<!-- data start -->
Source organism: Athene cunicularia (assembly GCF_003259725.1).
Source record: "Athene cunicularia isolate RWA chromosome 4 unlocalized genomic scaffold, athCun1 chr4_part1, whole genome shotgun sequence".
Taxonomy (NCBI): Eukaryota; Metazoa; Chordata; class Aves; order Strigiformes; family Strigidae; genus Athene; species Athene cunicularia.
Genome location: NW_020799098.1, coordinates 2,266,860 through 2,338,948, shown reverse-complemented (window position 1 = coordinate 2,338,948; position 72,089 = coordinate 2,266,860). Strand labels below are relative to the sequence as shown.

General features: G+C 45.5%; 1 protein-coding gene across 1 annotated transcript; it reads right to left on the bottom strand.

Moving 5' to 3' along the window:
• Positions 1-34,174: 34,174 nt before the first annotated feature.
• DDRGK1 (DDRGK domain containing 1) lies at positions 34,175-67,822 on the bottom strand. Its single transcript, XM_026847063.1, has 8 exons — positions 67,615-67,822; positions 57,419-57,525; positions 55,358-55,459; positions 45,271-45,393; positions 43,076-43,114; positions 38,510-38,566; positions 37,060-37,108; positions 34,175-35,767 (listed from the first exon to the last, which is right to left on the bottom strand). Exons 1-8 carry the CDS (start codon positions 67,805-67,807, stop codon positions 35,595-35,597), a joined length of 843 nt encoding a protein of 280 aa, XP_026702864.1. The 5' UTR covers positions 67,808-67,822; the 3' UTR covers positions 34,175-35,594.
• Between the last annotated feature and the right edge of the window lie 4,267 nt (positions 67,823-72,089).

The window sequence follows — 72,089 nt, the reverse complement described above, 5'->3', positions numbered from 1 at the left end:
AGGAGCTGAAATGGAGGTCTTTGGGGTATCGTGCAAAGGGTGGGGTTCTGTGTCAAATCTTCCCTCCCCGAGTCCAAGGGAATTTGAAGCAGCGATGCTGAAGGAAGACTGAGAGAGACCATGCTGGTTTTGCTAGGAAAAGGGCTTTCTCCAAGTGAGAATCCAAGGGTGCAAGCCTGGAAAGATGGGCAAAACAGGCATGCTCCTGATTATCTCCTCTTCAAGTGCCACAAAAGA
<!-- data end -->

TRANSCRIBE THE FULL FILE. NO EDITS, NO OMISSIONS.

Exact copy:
Source organism: Athene cunicularia (assembly GCF_003259725.1).
Source record: "Athene cunicularia isolate RWA chromosome 4 unlocalized genomic scaffold, athCun1 chr4_part1, whole genome shotgun sequence".
Taxonomy (NCBI): Eukaryota; Metazoa; Chordata; class Aves; order Strigiformes; family Strigidae; genus Athene; species Athene cunicularia.
Genome location: NW_020799098.1, coordinates 2,266,860 through 2,338,948, shown reverse-complemented (window position 1 = coordinate 2,338,948; position 72,089 = coordinate 2,266,860). Strand labels below are relative to the sequence as shown.

General features: G+C 45.5%; 1 protein-coding gene across 1 annotated transcript; it reads right to left on the bottom strand.

Moving 5' to 3' along the window:
• Positions 1-34,174: 34,174 nt before the first annotated feature.
• DDRGK1 (DDRGK domain containing 1) lies at positions 34,175-67,822 on the bottom strand. Its single transcript, XM_026847063.1, has 8 exons — positions 67,615-67,822; positions 57,419-57,525; positions 55,358-55,459; positions 45,271-45,393; positions 43,076-43,114; positions 38,510-38,566; positions 37,060-37,108; positions 34,175-35,767 (listed from the first exon to the last, which is right to left on the bottom strand). Exons 1-8 carry the CDS (start codon positions 67,805-67,807, stop codon positions 35,595-35,597), a joined length of 843 nt encoding a protein of 280 aa, XP_026702864.1. The 5' UTR covers positions 67,808-67,822; the 3' UTR covers positions 34,175-35,594.
• Between the last annotated feature and the right edge of the window lie 4,267 nt (positions 67,823-72,089).

The window sequence follows — 72,089 nt, the reverse complement described above, 5'->3', positions numbered from 1 at the left end:
AGGAGCTGAAATGGAGGTCTTTGGGGTATCGTGCAAAGGGTGGGGTTCTGTGTCAAATCTTCCCTCCCCGAGTCCAAGGGAATTTGAAGCAGCGATGCTGAAGGAAGACTGAGAGAGACCATGCTGGTTTTGCTAGGAAAAGGGCTTTCTCCAAGTGAGAATCCAAGGGTGCAAGCCTGGAAAGATGGGCAAAACAGGCATGCTCCTGATTATCTCCTCTTCAAGTGCCACAAAAGA